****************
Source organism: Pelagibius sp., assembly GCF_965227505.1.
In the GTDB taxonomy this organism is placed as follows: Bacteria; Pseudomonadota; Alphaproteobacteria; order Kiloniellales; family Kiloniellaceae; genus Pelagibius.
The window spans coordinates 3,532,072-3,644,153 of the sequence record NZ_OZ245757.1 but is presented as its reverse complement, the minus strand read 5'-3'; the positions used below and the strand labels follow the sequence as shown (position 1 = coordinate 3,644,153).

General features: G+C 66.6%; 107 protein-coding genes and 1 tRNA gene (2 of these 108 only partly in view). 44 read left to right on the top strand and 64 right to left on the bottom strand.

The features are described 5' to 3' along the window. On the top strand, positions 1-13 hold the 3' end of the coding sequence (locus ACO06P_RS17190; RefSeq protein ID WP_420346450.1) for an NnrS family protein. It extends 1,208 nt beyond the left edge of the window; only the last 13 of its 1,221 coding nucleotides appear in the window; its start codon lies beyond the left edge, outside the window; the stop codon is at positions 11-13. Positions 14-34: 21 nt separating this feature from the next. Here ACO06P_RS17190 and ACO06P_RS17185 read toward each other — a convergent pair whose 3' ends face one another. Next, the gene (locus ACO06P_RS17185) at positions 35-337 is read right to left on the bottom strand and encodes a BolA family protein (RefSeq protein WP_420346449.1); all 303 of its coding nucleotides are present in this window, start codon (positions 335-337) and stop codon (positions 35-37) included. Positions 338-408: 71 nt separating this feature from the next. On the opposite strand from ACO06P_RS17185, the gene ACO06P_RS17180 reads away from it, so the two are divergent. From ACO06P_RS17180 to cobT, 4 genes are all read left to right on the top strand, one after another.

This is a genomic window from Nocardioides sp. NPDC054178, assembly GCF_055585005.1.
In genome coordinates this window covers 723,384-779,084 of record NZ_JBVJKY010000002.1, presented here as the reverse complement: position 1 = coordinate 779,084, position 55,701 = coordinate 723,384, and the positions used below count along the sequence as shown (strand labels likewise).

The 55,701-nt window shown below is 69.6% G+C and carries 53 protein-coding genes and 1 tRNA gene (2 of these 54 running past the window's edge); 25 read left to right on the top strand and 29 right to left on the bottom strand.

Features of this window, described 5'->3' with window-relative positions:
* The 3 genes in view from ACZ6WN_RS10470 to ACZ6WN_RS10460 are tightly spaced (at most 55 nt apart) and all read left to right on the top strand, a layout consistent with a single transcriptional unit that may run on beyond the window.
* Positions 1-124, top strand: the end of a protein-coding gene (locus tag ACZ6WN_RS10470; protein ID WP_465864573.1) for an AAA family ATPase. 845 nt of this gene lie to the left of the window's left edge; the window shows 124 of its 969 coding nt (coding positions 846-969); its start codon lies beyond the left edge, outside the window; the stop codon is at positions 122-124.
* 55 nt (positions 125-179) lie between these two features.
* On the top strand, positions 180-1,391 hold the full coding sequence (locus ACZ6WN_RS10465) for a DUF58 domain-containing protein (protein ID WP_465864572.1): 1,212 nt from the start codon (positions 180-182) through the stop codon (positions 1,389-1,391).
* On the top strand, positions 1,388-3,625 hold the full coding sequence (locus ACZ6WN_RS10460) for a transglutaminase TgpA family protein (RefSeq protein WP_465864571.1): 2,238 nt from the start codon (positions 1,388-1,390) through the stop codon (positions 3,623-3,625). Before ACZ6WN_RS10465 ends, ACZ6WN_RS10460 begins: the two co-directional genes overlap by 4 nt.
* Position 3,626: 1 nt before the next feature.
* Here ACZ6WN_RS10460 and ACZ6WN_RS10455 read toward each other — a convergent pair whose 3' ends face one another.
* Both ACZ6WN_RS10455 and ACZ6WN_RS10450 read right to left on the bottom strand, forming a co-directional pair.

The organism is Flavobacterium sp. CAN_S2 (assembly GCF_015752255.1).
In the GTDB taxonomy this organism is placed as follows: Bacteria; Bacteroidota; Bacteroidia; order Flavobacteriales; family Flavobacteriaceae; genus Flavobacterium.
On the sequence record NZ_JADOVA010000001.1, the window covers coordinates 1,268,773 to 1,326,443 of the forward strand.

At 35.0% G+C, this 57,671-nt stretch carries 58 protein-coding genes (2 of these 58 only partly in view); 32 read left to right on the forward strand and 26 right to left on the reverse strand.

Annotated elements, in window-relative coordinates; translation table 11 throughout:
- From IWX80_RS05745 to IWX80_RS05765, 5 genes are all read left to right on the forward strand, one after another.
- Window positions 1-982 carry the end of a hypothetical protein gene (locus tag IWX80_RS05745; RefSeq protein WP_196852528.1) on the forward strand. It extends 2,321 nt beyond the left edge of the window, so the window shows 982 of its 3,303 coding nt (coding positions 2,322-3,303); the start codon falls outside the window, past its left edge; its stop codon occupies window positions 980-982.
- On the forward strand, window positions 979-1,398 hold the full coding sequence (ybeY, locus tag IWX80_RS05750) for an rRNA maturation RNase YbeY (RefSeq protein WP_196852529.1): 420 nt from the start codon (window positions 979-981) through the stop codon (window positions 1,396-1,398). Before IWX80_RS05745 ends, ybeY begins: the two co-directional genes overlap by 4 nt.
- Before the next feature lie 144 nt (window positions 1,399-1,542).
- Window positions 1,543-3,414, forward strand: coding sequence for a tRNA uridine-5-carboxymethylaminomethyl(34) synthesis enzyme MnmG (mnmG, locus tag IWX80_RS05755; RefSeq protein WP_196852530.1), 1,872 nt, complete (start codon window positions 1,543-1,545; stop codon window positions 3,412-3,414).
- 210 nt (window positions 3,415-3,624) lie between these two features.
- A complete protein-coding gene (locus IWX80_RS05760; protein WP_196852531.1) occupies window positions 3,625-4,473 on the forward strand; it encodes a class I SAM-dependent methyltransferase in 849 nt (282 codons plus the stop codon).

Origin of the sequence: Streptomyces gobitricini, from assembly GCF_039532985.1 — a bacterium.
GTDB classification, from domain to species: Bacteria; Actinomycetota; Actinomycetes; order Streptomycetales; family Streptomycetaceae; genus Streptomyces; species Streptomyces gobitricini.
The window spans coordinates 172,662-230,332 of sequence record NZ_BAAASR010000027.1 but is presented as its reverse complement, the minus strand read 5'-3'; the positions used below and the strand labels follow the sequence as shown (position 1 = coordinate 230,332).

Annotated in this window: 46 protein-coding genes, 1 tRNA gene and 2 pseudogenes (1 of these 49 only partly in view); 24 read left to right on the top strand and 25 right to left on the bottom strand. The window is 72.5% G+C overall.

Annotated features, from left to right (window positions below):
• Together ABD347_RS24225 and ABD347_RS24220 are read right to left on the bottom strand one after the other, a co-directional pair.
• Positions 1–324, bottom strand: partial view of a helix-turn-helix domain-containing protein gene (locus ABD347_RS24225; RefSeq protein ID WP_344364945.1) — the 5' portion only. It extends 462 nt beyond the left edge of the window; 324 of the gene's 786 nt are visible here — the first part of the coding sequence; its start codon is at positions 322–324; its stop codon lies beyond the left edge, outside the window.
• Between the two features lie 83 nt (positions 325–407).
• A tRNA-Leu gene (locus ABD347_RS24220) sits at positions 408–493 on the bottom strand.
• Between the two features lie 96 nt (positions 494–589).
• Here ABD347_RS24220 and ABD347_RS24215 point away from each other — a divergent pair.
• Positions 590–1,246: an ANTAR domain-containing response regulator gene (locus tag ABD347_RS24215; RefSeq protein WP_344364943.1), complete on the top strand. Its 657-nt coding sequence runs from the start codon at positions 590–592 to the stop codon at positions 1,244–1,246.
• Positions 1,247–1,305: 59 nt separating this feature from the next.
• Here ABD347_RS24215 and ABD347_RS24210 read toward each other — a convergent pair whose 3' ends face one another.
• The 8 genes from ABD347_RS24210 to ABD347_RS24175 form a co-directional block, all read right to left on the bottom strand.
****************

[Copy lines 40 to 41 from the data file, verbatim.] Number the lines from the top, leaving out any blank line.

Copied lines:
• Here ABD347_RS24220 and ABD347_RS24215 point away from each other — a divergent pair.
• Positions 590–1,246: an ANTAR domain-containing response regulator gene (locus tag ABD347_RS24215; RefSeq protein WP_344364943.1), complete on the top strand. Its 657-nt coding sequence runs from the start codon at positions 590–592 to the stop codon at positions 1,244–1,246.